Updated 07/01/2014: the SHIFT trial has now closed to recruitment, achieving its target sample size of 832 participants on 30/12/2013.
Leeds (West) Research Ethics Committee, 23/04/2009, REC ref: 09/H1307/20
Randomised controlled multi-centre trial
Primary study design
Secondary study design
Randomised controlled trial
Patient information sheet
Not available in web format, please use the contact details below to request a patient information sheet
Self-harm in adolescents
Participants will be individually randomised to either FT or TAU arm.
FT: This will be delivered by qualified family therapists using a modified version of the Leeds Family Therapy & Research Centre Systemic Family Therapy Manual (LFTRC Manual). Adolescents and their families randomised to receive FT will receive up to 8 sessions of FT of approximately 1 h 15 min hours duration, delivered over 6 months at approximately monthly intervals but with more frequent initial appointments.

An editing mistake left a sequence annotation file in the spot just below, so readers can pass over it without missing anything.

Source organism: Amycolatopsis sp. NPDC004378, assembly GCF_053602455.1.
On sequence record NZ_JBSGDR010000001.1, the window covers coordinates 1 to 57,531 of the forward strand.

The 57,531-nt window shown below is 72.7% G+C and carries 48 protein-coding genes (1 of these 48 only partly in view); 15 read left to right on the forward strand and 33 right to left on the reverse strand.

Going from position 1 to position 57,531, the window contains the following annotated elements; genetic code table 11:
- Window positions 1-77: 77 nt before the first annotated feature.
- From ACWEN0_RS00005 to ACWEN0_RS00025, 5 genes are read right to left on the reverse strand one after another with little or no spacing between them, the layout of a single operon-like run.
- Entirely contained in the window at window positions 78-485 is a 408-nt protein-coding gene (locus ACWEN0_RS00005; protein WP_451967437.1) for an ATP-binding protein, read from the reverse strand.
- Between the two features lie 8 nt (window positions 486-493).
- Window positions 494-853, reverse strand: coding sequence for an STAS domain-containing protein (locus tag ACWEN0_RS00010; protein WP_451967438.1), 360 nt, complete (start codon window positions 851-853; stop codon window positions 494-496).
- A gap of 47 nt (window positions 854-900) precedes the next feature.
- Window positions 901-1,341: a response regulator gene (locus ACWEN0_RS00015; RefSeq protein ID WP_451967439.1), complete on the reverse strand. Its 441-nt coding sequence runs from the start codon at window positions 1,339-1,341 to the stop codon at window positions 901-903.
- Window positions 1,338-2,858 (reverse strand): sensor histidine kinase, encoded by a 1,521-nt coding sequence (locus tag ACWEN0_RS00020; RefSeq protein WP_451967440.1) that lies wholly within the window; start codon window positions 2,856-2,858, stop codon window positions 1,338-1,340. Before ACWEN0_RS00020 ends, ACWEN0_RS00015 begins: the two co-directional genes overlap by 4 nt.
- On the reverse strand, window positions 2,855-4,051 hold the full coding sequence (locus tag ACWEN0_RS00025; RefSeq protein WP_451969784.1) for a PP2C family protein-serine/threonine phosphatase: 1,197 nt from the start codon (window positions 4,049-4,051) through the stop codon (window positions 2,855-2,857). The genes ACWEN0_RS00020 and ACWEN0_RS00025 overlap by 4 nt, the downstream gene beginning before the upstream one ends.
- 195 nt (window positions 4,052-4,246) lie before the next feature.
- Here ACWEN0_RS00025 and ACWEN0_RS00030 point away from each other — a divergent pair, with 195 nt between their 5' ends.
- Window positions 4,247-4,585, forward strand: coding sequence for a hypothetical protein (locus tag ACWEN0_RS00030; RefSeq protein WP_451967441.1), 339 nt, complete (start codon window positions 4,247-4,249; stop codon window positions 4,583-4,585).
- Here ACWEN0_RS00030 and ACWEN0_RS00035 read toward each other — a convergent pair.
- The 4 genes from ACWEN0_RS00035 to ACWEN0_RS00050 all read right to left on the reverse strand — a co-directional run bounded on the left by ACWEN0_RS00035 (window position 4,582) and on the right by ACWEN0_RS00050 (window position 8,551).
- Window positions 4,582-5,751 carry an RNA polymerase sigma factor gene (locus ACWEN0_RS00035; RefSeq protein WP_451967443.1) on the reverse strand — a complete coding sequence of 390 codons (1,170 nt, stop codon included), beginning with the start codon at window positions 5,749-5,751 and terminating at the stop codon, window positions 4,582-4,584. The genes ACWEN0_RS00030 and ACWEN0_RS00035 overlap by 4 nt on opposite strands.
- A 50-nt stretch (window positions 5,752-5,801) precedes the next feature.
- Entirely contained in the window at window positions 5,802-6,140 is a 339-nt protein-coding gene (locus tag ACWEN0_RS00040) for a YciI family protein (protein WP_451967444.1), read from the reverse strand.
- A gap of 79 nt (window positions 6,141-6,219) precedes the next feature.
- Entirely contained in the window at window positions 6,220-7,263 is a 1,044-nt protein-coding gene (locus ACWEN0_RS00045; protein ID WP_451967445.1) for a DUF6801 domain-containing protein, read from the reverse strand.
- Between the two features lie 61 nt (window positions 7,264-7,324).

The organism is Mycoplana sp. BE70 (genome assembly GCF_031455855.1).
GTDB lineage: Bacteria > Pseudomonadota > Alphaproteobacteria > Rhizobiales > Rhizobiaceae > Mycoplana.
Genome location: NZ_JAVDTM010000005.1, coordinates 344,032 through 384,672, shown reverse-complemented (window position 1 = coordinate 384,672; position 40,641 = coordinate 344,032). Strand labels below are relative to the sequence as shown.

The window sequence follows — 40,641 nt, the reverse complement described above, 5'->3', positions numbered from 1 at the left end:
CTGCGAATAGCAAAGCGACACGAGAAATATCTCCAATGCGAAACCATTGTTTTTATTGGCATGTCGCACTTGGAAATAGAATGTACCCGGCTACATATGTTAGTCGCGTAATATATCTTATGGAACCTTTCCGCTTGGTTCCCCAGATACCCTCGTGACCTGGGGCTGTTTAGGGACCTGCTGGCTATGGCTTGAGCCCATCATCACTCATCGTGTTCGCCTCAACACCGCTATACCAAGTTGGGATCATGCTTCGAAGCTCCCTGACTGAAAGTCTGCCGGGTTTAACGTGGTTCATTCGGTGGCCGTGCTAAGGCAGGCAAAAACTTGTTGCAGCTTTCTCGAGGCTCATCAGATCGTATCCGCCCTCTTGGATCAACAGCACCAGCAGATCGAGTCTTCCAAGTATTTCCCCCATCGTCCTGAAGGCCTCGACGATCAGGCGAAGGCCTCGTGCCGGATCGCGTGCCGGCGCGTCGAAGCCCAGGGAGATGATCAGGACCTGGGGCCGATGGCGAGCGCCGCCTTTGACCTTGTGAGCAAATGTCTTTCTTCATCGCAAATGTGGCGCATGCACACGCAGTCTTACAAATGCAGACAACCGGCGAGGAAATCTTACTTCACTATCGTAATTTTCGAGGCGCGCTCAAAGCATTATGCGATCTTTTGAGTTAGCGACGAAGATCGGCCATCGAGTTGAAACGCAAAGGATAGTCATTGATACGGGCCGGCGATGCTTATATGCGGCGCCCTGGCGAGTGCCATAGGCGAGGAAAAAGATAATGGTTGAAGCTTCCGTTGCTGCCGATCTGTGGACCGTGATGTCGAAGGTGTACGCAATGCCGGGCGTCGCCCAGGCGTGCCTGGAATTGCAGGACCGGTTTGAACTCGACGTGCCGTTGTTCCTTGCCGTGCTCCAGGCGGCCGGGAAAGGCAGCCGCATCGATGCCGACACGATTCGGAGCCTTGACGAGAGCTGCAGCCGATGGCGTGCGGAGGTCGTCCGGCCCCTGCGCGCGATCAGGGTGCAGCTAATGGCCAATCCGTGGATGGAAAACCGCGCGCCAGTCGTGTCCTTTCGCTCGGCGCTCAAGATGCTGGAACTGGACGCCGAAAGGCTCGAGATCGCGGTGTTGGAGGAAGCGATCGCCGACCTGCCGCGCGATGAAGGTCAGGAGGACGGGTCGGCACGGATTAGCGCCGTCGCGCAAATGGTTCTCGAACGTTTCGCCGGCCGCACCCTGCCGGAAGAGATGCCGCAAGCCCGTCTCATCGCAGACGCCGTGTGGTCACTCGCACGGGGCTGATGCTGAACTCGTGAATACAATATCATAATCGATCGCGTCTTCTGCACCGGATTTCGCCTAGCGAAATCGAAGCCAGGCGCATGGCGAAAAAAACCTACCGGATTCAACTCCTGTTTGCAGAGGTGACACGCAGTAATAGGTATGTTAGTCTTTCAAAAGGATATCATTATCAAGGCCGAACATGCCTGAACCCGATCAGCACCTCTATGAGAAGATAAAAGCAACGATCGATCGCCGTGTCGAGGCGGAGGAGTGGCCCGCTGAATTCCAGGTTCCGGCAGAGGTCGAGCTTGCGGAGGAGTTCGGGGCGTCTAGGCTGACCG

TAU: This treatment is likely to be diverse and may involve individual and/or family-orientated work, delivered by a range of practitioners with various theoretical orientations. The average duration of treatment in CAMHS is approximately 6 sessions.
Patients in both arms of the trial will be followed up for 18 months post-randomisation.
Primary outcome measures
Repetition of self-harm leading to hospital attendance within 18 months of randomisation. Admissions data will be collected from CAMHS notes and hospital records.
Secondary outcome measures